by Maurice Sendak. Chapter 1:
Once Jennie had everything. She slept on a round pillow upstairs and a square pillow downstairs. She had her own comb and brush, two different bottles of pills, eyedrops, eardrops, a thermometer, and for cold weather a red wool sweater. There were two windows for her to look out of and two bowls to eat from. She even had a master who loved her.
But Jennie didn’t care. In the middle of the night she packed everything in a black leather bag with gold buckles and looked out of her favorite window for the last time.
“You have everything,” said the potted plant that happened to be looking out the same window.
Jennie nibbled a leaf.
“You have two windows,” said the plant. “I have only one.”
Jennie sighed and bit off another leaf. The plant continued.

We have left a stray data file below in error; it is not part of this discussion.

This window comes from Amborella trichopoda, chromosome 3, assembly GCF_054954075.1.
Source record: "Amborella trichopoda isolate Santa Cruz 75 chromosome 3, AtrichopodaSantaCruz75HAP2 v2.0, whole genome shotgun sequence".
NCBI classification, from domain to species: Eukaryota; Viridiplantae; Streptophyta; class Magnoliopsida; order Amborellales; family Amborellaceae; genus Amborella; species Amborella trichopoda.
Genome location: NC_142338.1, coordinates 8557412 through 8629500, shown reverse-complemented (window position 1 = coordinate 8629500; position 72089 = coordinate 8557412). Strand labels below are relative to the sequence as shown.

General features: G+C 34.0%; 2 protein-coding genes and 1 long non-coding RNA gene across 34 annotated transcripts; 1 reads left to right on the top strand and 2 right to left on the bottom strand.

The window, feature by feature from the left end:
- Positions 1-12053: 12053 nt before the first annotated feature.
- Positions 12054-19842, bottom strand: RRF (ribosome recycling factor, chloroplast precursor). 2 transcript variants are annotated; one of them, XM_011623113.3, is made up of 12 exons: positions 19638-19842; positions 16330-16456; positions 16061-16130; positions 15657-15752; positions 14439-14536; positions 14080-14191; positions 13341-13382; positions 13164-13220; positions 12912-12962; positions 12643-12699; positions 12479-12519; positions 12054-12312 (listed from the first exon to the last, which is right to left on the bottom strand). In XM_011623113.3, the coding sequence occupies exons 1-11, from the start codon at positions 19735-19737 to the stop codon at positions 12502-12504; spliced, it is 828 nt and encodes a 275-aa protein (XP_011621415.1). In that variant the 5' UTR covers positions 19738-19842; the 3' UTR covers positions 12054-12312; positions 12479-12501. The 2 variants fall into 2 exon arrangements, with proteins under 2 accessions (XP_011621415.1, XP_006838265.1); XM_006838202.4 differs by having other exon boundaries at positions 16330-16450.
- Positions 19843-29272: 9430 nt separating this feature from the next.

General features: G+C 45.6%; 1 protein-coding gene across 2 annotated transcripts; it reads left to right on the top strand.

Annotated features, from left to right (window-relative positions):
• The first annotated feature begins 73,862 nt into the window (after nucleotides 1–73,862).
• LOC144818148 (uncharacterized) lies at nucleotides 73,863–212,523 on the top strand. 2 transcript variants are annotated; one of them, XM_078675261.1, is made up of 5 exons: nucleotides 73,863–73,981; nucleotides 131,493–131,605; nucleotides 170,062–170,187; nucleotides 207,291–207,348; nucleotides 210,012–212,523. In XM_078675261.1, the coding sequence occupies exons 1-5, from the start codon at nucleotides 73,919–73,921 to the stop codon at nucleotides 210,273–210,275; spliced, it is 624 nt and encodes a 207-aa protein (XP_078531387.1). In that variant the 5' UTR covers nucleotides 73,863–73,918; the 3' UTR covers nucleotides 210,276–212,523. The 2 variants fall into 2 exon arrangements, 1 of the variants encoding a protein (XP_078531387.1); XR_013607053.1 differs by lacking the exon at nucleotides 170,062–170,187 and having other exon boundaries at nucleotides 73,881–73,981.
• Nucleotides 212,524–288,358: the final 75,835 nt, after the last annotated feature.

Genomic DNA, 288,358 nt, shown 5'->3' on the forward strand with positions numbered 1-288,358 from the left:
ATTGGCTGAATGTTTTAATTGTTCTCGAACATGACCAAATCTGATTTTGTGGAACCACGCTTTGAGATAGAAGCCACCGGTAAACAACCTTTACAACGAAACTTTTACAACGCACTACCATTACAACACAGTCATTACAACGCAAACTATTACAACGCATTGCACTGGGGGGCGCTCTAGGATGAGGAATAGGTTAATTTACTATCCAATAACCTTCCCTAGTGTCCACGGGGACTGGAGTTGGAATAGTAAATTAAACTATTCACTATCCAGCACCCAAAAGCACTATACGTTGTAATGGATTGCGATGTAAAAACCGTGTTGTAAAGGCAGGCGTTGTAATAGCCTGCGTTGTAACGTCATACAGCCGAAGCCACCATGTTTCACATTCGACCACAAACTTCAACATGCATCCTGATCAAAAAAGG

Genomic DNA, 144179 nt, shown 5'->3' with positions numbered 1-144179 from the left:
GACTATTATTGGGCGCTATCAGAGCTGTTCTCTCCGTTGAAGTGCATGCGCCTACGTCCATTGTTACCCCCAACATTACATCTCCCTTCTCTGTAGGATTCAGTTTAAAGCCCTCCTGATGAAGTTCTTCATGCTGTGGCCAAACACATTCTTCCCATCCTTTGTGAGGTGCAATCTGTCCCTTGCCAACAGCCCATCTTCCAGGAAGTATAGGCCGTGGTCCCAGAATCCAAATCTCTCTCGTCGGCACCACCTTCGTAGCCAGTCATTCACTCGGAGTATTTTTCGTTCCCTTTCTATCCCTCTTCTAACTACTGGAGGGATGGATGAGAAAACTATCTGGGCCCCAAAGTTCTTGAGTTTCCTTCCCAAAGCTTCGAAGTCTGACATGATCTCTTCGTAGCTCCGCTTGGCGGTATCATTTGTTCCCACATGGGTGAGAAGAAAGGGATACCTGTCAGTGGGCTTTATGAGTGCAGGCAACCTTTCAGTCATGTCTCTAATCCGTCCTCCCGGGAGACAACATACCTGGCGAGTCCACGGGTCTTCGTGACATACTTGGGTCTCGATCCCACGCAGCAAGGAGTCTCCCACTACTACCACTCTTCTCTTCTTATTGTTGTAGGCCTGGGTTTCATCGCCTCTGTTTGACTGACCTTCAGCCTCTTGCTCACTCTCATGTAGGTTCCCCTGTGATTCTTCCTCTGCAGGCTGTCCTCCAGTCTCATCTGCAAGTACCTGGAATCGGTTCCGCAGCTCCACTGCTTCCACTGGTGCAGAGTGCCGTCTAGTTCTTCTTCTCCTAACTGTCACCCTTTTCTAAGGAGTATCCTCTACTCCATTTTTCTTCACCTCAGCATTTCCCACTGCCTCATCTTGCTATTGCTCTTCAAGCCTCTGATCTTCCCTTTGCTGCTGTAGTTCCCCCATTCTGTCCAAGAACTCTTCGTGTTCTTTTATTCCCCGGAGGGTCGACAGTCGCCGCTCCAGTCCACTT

“Two pillows, two bowls, a red wool sweater, eyedrops, eardrops, two different bottles of pills, a thermometer, and he even loves you.”
“That is true, ” said Jennie, chewing more leaves.
“You have everything,” repeated the plant.
Jennie only nodded, her mouth full of leaves.
“Then why are you leaving?”
“Because, ” said Jennie, snapping off the stem and blossom, “I am discontented. I want something I do not have. There must be more to life than having everything!”
The plant had nothing to say. It had nothing left to say it with.